‘Probably carcinogenic’ needs to be put in context

The risk — if there is one — is small, and the nutritional benefits of red meat are known and are substantial

‘Probably carcinogenic’ needs to be put in context
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The Canadian Cattlemen’s Association has reviewed the monograph, Carcinogenicity of consumption of red and processed meat as published in The Lancet, which summarizes the International Agency for Research on Cancer (IARC) review of red meat and processed meats. The Working Group charged with the review classified consumption of red meat in Group 2A, or “probably carcinogenic to humans,” which refers to a degree of certainty of causation. It is important to note that IARC conducts hazard assessments, not risk assessments. That means it considers whether meat at some level, under some circumstance could pose a risk. IARC has found hazards in about half of the agents it has reviewed.

In reaching the 2A classification, the Working Group’s review of 800 existing epidemiological studies from around the world “concluded that there is limited evidence in human beings for the carcinogenicity of the consumption of red meat,” and that “… no clear association was seen in several of the high-quality studies and residual confounding from other diet and lifestyle risk is difficult to exclude.”

The IARC monograph reported that colorectal cancer was its principle focus relative to red meat and that “a meta-analysis of colorectal cancer in 10 cohort studies reported a statistically significant dose-response relationship, with a 17 per cent increased risk (95 per cent CI 1·05–1·31) per 100 grams per day of red meat.” The American Society of Clinical Oncology has estimated that “a person with an average risk of colorectal cancer has about a five per cent chance of developing colorectal cancer overall.”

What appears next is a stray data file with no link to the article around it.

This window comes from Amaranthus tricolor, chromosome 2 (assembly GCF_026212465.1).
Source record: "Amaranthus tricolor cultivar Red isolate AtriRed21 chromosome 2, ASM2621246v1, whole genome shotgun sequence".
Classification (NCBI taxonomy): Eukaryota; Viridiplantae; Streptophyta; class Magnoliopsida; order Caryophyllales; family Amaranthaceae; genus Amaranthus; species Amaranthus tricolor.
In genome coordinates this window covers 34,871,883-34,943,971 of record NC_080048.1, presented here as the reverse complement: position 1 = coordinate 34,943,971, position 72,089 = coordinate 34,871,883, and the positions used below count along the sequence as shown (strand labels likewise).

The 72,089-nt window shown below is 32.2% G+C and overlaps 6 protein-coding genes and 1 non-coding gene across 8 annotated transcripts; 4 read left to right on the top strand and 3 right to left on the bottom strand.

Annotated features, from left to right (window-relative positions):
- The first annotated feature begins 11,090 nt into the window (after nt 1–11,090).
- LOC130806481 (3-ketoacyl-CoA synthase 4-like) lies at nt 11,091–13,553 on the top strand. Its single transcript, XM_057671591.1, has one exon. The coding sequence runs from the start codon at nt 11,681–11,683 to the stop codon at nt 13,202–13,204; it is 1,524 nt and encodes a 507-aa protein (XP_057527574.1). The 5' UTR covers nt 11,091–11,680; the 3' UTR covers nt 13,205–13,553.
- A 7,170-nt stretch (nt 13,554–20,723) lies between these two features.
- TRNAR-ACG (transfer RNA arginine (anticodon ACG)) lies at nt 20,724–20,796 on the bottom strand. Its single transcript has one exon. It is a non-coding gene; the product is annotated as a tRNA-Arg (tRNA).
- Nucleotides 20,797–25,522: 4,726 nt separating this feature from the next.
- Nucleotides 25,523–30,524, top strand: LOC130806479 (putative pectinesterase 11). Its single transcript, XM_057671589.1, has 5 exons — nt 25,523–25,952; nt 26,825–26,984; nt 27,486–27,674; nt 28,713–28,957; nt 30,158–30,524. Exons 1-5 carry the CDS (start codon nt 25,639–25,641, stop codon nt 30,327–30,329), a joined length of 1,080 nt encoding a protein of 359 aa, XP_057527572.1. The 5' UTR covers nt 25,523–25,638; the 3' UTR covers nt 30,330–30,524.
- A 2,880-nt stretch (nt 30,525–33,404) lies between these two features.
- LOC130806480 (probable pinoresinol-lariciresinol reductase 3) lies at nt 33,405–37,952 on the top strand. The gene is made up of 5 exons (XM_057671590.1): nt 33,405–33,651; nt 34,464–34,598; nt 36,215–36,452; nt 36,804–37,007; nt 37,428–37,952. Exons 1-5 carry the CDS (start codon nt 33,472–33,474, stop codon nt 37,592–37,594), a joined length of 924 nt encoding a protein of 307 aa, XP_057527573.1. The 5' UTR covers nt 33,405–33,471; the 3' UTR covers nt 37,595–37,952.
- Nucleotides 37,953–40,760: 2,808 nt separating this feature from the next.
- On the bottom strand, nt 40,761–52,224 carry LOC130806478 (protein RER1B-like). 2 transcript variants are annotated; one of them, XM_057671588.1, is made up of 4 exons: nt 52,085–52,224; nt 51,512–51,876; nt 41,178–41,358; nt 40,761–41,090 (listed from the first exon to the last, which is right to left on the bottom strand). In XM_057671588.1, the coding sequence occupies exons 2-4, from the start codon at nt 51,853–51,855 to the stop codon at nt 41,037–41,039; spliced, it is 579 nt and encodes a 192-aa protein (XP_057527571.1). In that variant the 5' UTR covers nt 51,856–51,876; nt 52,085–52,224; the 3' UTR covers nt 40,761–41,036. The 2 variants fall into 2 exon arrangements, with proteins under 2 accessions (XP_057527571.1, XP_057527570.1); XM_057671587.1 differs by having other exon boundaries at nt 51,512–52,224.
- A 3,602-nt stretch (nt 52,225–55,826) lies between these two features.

By this estimate, consuming 100 grams per day of red meat would increase the risk of colorectal cancer by just under one per cent in absolute terms. The meat industry has previously estimated that, on average, Canadians consume approximately 50 grams of fresh red meat or half this amount. Accordingly, if there is an increase in the potential risk of colorectal cancer from red meat consumption, by these estimates it is small and must be considered relative to the very significant nutritional benefits that red meat provides.

While meat’s very significant nutritional benefits are not considered directly in the IARC evaluation, it did note that “red meat contains high biological value proteins and important micronutrients such as B vitamins, iron (both free iron and haem iron), and zinc.”

The World Health Organization has previously stated that two billion people — over 30 per cent of the world’s population — have anemia, many due to iron deficiency. Beef is among the best food sources of well-absorbed iron. Meat has long provided an important source of nutrients for Canadians and the industry takes pride in providing high-quality beef products to consumers.

There are many theories why red and processed meat may be linked to cancer, however, it’s important to note that no scientific consensus has been reached.

Canadians hear a great deal about what foods we should eat and the perspective from the scientific community can change over time. Certainly cancer is a complex disease with many contributing factors including age, genetics, and lifestyle.

As with so many aspects of daily life achieving the right balance for your individual circumstance is key and we continue to recommend to Canadians that they follow the Government of Canada’s Food Guide.

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